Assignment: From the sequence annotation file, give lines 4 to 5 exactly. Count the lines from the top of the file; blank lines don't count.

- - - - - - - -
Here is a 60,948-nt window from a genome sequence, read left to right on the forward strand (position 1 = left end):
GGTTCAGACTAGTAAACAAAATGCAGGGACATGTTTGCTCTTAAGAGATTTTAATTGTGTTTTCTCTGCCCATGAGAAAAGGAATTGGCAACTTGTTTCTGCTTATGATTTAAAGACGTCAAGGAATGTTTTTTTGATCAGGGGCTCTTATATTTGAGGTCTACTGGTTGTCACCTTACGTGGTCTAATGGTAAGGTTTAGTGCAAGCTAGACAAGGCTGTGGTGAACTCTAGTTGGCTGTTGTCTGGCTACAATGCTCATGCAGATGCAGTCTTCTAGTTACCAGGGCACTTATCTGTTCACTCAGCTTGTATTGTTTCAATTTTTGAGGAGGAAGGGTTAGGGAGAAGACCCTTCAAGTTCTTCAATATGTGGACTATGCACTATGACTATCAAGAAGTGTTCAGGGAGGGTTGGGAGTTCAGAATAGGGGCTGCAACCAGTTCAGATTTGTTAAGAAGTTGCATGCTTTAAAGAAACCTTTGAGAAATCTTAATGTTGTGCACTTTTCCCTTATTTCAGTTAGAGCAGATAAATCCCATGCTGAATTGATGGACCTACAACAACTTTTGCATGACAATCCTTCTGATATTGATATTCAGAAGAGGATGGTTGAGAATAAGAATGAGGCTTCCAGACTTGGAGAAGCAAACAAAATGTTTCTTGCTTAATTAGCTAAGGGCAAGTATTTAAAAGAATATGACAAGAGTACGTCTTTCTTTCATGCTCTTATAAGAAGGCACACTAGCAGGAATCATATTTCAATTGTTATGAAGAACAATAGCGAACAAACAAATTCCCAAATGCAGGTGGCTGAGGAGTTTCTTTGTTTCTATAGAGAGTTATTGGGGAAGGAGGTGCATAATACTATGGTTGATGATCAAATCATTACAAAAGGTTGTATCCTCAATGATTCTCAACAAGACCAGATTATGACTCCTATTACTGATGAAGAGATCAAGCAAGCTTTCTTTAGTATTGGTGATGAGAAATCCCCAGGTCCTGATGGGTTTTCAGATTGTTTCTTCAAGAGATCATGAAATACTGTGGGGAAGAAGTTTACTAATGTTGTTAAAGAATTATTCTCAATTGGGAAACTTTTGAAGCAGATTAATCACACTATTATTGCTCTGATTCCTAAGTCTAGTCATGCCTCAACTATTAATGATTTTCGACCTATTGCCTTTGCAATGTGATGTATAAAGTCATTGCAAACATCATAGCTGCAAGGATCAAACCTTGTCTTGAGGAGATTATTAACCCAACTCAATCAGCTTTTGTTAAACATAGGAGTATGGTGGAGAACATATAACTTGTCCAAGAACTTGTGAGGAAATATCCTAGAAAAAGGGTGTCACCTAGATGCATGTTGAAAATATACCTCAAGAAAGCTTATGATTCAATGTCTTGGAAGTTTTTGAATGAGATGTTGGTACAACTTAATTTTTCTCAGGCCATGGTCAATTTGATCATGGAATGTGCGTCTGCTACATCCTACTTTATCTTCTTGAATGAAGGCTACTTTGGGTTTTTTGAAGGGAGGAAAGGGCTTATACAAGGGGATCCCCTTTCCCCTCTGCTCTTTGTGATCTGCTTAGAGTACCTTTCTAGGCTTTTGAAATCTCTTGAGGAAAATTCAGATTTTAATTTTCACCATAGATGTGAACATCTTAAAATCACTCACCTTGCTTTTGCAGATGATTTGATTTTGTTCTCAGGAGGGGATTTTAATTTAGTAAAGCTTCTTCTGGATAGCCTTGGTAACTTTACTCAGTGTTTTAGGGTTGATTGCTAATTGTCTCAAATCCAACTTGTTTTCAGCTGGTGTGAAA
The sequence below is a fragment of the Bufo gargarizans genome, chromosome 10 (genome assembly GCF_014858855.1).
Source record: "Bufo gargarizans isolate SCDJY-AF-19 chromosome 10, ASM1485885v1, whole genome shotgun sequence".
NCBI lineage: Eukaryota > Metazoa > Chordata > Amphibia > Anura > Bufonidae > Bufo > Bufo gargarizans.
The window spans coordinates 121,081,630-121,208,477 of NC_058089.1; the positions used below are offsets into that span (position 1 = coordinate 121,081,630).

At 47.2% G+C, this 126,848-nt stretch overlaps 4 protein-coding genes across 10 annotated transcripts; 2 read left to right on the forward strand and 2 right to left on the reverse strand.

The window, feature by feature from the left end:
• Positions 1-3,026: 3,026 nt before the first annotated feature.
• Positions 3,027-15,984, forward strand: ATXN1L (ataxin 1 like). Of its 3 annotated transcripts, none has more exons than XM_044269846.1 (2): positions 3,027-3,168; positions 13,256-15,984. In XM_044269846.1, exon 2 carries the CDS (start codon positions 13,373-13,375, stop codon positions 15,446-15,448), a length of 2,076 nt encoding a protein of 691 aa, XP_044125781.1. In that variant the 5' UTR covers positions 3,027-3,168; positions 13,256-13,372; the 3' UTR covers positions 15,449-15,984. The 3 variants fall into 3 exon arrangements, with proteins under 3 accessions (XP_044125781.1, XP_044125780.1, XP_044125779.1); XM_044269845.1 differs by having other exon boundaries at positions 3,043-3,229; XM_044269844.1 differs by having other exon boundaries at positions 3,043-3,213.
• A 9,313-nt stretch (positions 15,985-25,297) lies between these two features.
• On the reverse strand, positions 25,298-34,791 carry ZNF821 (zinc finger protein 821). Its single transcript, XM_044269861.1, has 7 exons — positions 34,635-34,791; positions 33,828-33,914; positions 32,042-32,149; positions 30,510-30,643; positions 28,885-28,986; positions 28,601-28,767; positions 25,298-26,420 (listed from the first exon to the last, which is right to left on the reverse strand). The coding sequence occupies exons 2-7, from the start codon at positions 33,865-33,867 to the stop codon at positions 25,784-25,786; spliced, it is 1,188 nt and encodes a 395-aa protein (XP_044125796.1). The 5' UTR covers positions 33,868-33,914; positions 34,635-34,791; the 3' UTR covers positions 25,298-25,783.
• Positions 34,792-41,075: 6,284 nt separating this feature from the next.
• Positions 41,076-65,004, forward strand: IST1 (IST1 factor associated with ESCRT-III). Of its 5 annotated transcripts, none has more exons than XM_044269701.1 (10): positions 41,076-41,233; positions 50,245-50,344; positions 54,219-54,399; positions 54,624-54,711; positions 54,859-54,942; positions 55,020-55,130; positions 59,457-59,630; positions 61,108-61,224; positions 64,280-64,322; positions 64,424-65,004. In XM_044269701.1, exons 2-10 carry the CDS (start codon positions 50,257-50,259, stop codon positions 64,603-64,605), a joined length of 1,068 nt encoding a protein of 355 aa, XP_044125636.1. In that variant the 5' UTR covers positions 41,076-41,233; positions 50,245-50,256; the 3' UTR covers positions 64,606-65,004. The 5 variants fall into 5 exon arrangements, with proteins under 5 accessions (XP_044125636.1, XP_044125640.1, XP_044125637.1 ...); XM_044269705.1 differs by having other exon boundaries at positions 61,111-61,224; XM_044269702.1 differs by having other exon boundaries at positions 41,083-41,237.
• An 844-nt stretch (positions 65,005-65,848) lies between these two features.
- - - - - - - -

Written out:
Source record: "Bufo gargarizans isolate SCDJY-AF-19 chromosome 10, ASM1485885v1, whole genome shotgun sequence".
NCBI lineage: Eukaryota > Metazoa > Chordata > Amphibia > Anura > Bufonidae > Bufo > Bufo gargarizans.